How to Stop Automation From Leaving Women Behind

June 6, 2019, 10:00 AM UTC

Millions of workers are likely to be displaced by automation technologies and artificial intelligence over the next decade. The ones who equip themselves with the skills the changing labor market demands will find their niche in the new economy—and overcome the challenges that predate automation’s threat.

That’s especially true for women, according to a new report released this week by the McKinsey Global Institute. An estimated 40 million to 160 million women will need to transition occupations or learn new skills to stay in the workforce by 2030. A similar number of men face the same challenges—but men will be better prepared to deal with it.

Without the same “double burden” of paid work and unpaid care work, or the challenge of having less access to the internet and mobile technology throughout the world, men hold an advantage in adapting to the new economy. Current training and reskilling programs designed to prepare workers for the future don’t take sufficient account of the challenges faced by women.

Women are much more likely to juggle work and family than men—specifically, doing three times more unpaid care work—and are therefore less mobile and able to spend time on, or get to, job interviews and retraining programs. A 2013 Harvard Kennedy School study found that women were more likely than men to drop out of training programs if they lived further from the training center, and that women were more likely than men to cite family commitments, marriage, or transportation issues for not enrolling at all. Training provision needs to reach women where they are.

Even when it comes to automation’s good news, women are being left behind. We are already seeing the emergence of newly created professions or “frontier jobs” like AI specialist, roboticist, and chief information officer roles that didn’t exist before the advent of automation technologies and AI. And yet, most of those exciting opportunities are going to college-educated men.

Healthcare workers will need programming skills to operate the new diagnostic tools that speed up lab results. Teachers will need better IT skills to run machine learning grading systems. Subsistence agriculture workers—a group overwhelmingly populated by women in countries like India—will have to find new jobs altogether. Without upping their skills, women will find it hard to adapt to the transformation to their working lives that is already underway.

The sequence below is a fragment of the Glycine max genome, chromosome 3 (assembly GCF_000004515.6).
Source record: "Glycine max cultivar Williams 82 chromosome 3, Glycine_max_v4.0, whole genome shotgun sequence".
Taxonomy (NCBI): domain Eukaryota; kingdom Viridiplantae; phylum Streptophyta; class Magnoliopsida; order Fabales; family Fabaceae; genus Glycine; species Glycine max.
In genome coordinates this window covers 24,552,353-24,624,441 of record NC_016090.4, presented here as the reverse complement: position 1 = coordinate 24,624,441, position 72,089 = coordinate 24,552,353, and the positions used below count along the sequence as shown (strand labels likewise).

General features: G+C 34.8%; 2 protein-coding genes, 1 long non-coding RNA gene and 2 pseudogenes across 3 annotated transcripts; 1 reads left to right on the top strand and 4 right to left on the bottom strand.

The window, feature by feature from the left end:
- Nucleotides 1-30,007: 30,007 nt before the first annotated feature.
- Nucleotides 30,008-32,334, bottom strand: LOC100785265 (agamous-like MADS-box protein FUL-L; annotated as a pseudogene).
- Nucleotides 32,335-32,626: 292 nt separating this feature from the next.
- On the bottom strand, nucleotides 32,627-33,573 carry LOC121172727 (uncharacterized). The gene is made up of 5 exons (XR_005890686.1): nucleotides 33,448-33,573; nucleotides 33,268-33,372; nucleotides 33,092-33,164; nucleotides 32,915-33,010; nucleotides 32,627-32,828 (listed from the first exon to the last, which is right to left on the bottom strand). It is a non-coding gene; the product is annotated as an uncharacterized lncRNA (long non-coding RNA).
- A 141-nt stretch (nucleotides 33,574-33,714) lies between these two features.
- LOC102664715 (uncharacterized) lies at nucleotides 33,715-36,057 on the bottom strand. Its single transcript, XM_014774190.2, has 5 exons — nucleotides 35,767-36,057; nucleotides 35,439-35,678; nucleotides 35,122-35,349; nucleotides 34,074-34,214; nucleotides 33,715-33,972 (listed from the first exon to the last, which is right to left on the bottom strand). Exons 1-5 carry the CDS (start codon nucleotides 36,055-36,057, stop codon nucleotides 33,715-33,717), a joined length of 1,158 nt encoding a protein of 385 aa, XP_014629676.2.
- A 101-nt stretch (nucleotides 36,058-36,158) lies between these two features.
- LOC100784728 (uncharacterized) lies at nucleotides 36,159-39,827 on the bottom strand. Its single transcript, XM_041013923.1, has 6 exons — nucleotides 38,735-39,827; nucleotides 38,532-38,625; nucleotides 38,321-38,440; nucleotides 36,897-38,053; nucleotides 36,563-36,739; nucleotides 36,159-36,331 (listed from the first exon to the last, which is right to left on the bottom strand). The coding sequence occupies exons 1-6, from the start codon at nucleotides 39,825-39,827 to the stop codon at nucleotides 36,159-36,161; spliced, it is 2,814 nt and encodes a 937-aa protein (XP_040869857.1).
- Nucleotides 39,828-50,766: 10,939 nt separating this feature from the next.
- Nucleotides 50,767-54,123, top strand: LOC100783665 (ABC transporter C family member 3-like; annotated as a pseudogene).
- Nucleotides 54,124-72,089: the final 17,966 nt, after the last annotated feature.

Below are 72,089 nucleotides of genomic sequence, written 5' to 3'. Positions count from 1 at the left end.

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We have time to invest in the changes needed, but we need to move fast. We’ve already seen some public successes. Canada’s Choose Science campaign aims to encourage young women to work in the sciences, addressing the fact that female students only account for 35% of science, technology, engineering, and math students globally. Disney’s Code: Rosie initiative recruits and trains women in nontechnical positions for software engineering roles that are in high demand.

If we invest ahead of the coming upheaval to our global economy, the age of automation could offer women a future of more productive and potentially higher-paid jobs—and accelerate progress toward gender equality by addressing both the old and new barriers women face at work.

The reskilling revolution will take time, so we must use the next decade wisely. Investing in reskilling today is far better than responding to an unemployment crisis in 2030—especially one that leaves women further behind.

Liz Hilton Segel is a McKinsey & Company senior partner and managing partner for North America. Lareina Yee is a McKinsey senior partner and chief diversity and inclusion officer. The McKinsey Global Institute is the business and economics research arm of McKinsey & Company.

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